Behaviorists try to explain personality by looking at the effect of the external stimuli on individual behavior. The behavioral perspective of personality is a departure from the psychoanalytical theory as popularized by Freud. B. F. Skinner is credited with having developed this school of thought by presenting a theory that stresses on the mutual interface between on the one hand, the environment and on the other hand, the “organism” or the individual (Skinner 1984, p. 553).
Skinner was convinced that the reason why children portray bad conduct is because such behavior tends to attract more attention and as such, it acts as a reinforcer. For instance, a child may cry with the hope of getting the attention of its parents because in the past, he has succeeded in doing so. Therefore, the behavioral theory of personality is concerned with the response and consequences of behaviour.
One of the key similarities between both the psychoanalytical theory and the behavioral theory is that both are by and large, deterministic (Baum 2005). This observation hinges on the fact there is a compelling force behind the behaviour of an organism, other that the organism itself. In addition the current behavior portrayed by an organism is the result of prior behaviours, such as reinforcement, and punishment, among others.
Behavioural theories involve the observation of human behavior in a bid to explore how we are affected by the environment around as, and the interaction between this relationship and our experiences (Baum 2005). There is a lot of science and observation involved in behavioral theories.
By and large, behavioural psychology is an attempt to determine how our innate as well as the environmental stimuli affects our behavior. It tells us about the motives behind our behavior with respect to the environment and our experiences as well.
Behaviourists contend that psychology should only be concerned with the measurable and observable behavior. In addition, they are also convinced that it would be very hard to study mental processes scientifically. This can be easily studied by examining the behavior of an individual.
Behaviourists also generally agree that all the behaviours manifested by humans are learned, and not innate (Kelly & Kelly 1963). At the same time, the behavioural theory maintains that changes in the environment can end up altering an individual’s personality. Behaviourists are also in agreement that the primary motivating factor in humans and animals is the avoidance of punishment by receiving rewards.
To this end, some behaviourists have maintained that in order for a certain behavior to continue, it needs to be reinforced. Because many behaviourists see humans as being under the full control of the environment surrounding them, they thus view them as more of slaves to such environments.
For this reason, these behaviourists are completely opposed to the notion of internal unconscious drive (Baum 2005). On the issue of human nature, behaviourists argue that humans are neutral by nature. The behaviourists regard humans as not being bad or good by nature.
The behaviourist’s theory appear to conflict with the psychoanalytic theory regarding the claims made by the two theories on the process of forming personality. Specifically, behaviourists opine that the behaviour of an individual is shaped by both the cultural and sub-cultural conditioning molds. In turn, this helps to shape an individual’s personality.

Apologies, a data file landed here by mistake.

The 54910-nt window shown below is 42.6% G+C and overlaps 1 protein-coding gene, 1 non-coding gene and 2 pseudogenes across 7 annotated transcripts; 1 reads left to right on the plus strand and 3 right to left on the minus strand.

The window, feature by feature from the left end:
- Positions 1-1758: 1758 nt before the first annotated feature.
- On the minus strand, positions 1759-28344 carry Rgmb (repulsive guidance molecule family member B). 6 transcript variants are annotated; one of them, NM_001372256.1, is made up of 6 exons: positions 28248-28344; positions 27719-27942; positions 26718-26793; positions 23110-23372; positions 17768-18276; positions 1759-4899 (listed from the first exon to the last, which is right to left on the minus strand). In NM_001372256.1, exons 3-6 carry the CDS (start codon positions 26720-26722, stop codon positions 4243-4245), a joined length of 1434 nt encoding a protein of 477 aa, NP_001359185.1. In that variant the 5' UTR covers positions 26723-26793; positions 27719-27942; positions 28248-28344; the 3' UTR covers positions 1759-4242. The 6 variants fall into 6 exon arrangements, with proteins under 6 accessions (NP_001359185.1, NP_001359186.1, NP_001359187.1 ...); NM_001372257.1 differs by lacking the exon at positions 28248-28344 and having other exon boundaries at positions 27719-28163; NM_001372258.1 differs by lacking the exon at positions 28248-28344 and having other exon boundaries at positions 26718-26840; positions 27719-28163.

In this case, the behaviourist is not concerned a lot about the unconscious (Skinner 1984, p. 556). To a behaviourist, our lives are already pre-determined, even at birth. To this extent, the behavioural theory is very deterministic. On the other hand, the psychoanalytic theory does not exhibit that level of determination (Dumont 2010).
The behaviourist model uses therapy that is based on the key learning principles, along with the various methods and processes of learning including reinforcing (for example, denials, rewards, and punishment), conditioning, aversion therapy, imitation, desensitization, and modeling. In addition, the behavioural theory is totally opposed to the idea of an individual’s free will.
This is another clear indication that indeed, the behavioural theory has little regard for outside forces or energy. The behaviourist simply believes that normal behaviour comes about due to acceptable reinforcing, conditioning, imitation, and modeling. On the other hand, abnormal behaviour in an individual is as a result of defective reinforcing, modeling, imitation, and conditioning.
One of the key differences between psychoanalytical theory and behavioural theory has to do with the source of material. On the one hand, behaviourism relies entirely on observation (Baum 2005). It attempts to describe in discrete terms the measurable response of an organism, the physical stimuli, and the relationship between an organism and the physical stimuli.
As a result, we can say that behavioural analysis helps us to better understand the reasons behind our actions. In addition, behaviourists are aware that other activities such as cognition could be happening in the brain but nonetheless, such an activity is not studied for the simple reason that it cannot be observed. In addition, behaviourists contend that antecedent events can be used as a way of predicting behaviors, in spite of the invisible activities taking place.
On the other hand, psychoanalytical theories rely heavily on speculation and suppositions. Although psychoanalytical theories have theories can be applied to explain behavior, nonetheless, they are unable to link the observed behavior with the forces behind them. As such, they are more theoretical and less science.
Psychoanalytic and behavioural theories are among the leading personality theories. Both share some similarities but at the same time, they also have major differences as well. One of the key similarities between the two theories is that they are opposed to the idea that human behaviour is under the control of the environment.
The two theories also tend to be deterministic in nature. In this case, the two theories believe that there is a compelling force behind the behaviour of an organism, other that the organism itself. On the other hand, behavioural theories tend to involve a lot of science and experimentation, whereas the psychoanalytical theories are by and large, observational.
Another difference between the two theories is on the process of forming personality whereby behaviourists opine that the cultural conditioning shapes behaviour and by extension, personality. On the other hand, the psychoanalytical theory contends that behaviour is shaped by the unconsciousness mind.